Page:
Michael Schumacher Got His Initial Shot in Formula 1 Because Another Driver Had Been Sent to Prison and His First Race Was an Absolute Disaster
There’s certainly no denying that Michael Schumacher is one of the greatest drivers in the history of motorsports. A seven-time World Drivers’ Champion, the German native won 91 Formula 1 races over the course of his career, which is second on the all-time list behind only Lewis Hamilton, who just passed him in 2020.
But Schumacher’s Formula 1 career didn’t get off to the greatest start and the big reason he got his first shot in an F1 race in the first place is because another driver, Bertrand Gachot, was serving a prison sentence and his team needed someone to fill in.
Michael Schumacher took an unusual route to Formula 1
In the late 1980s, following a successful run in junior kart racing, Michael Schumacher began his single-seat car racing career in the German Formula Ford and Formula Konig Series before signing with the WTS Formula 3 team in 1989.
He won the German F3 series title in 1990 and while most expected him to next compete in Formula 3000, the single-seat racing tier between F3 and F1, he instead chose to join the Mercedes junior racing program in the World Sports-Prototype Championship. His manager thought that racing more powerful cars in long-distance races might be the better overall career choice in the long run as he would also be exposed to the big press conferences before getting to Formula 1.
In 1991, he finished ninth in the FIA Sportscar World Championship standings but also got his first crack at a Formula 1 race due to some crazy circumstances.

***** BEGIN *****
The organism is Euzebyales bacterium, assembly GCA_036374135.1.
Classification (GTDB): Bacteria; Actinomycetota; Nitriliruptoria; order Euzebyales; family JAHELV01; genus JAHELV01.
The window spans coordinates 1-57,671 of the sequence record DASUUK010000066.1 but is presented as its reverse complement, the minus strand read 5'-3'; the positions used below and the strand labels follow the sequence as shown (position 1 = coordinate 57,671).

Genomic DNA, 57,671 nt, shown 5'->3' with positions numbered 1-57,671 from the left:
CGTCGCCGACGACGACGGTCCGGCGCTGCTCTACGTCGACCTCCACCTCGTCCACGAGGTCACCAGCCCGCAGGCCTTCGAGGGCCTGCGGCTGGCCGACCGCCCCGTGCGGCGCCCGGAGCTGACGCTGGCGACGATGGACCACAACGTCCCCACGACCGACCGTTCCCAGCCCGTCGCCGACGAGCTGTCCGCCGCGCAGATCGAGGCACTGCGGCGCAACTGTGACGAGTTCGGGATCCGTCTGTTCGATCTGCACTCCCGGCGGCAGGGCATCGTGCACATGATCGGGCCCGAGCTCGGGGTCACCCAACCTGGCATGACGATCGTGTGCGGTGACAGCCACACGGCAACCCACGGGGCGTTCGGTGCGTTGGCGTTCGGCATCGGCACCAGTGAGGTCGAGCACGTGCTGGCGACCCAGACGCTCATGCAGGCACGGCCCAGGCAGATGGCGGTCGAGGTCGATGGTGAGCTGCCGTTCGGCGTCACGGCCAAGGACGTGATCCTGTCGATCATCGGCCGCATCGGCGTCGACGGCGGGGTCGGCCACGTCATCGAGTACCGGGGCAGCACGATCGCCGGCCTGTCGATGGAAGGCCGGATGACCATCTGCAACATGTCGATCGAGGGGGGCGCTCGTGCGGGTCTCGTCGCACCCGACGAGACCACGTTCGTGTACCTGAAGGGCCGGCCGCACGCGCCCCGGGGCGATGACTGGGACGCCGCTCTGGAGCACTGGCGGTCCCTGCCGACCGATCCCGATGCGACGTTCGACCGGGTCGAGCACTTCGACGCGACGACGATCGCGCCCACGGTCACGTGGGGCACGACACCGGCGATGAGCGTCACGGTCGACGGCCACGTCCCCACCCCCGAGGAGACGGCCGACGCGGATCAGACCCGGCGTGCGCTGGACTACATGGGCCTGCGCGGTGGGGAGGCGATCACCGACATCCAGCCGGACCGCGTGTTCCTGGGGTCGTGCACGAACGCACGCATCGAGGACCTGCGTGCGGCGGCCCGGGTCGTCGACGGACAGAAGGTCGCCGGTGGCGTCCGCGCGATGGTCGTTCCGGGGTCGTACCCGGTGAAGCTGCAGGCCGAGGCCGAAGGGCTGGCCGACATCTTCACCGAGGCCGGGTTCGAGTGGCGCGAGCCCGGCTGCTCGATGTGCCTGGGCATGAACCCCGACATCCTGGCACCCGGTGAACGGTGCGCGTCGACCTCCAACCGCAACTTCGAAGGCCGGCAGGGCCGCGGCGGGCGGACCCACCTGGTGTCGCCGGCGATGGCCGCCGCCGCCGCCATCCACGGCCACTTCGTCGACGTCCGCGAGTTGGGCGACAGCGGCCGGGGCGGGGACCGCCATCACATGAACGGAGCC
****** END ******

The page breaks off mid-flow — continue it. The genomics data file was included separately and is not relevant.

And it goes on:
F1 driver Bertrand Gachot was sent to prison for assault just ahead of the 1991 Belgian Grand Prix
Belgian driver Bertrand Gachot had worked his way through Formula 3 and Formula 3000 and made his Formula 1 debut in 1989. He had an extremely disappointing 1990 season and his year got worse that December when he got into a car accident in London with a taxi on the way to a meeting with a sponsor.
The accident didn’t cause any damage to either vehicle but Gachot and the taxi driver got into an argument that ended with Gachot whipping out a can of CS gas and spraying the cabby in the face with it, which he claimed was in self-defense. He was arrested for aggravated assault and possession of a prohibited weapon.
Despite the incident and his disappointing ’90 season, Bertrand Gachot was chosen to lead the new Jordan Grand Prix team in 1991 and got off to a solid start that season. He turned in some good finishes on the Grand Prix circuit and was also part of the team that won the prestigious 24 Hours of Le Mans.
However, a week before the Belgian Grand Prix, he stood trial on the charges stemming from the incident in London and was sentenced to six months in prison, leaving Jordan without a driver for the No. 32 car.
Enter Michael Schumacher.
Michael Schumacher didn’t even make it through the first lap of his first Formula 1 race
With Bertrand Gachot serving time in prison (his sentence was later reduced to two months but his career never fully recovered), Jordan needed a driver for the Belgian Grand Prix and called on Michael Schumacher, who had impressed the team manager a week earlier in a test drive in England.
Schumacher had only seen the track for the Belgian Grand Prix as a spectator and was supposed to be shown the circuit on the weekend of the race by a teammate. But that never happened and Schumacher actually went out on a bike in an attempt to learn it before finishing seventh in qualifying.
However, the actual race didn’t go quite as well as Michael Schumacher didn’t even make it through one lap before retiring with clutch issues. Despite the unfortunate finish, the Jordan team had seen enough to know that the young German was a special talent and made a deal with Mercedes to sign him for the rest of the season.
However, Benneton-Ford had also seen something they liked and swooped in to sign him, a deal Jordan tried to block in court, an injunction that failed as they’d not officially signed a final contract.
And the rest, as they say, is history.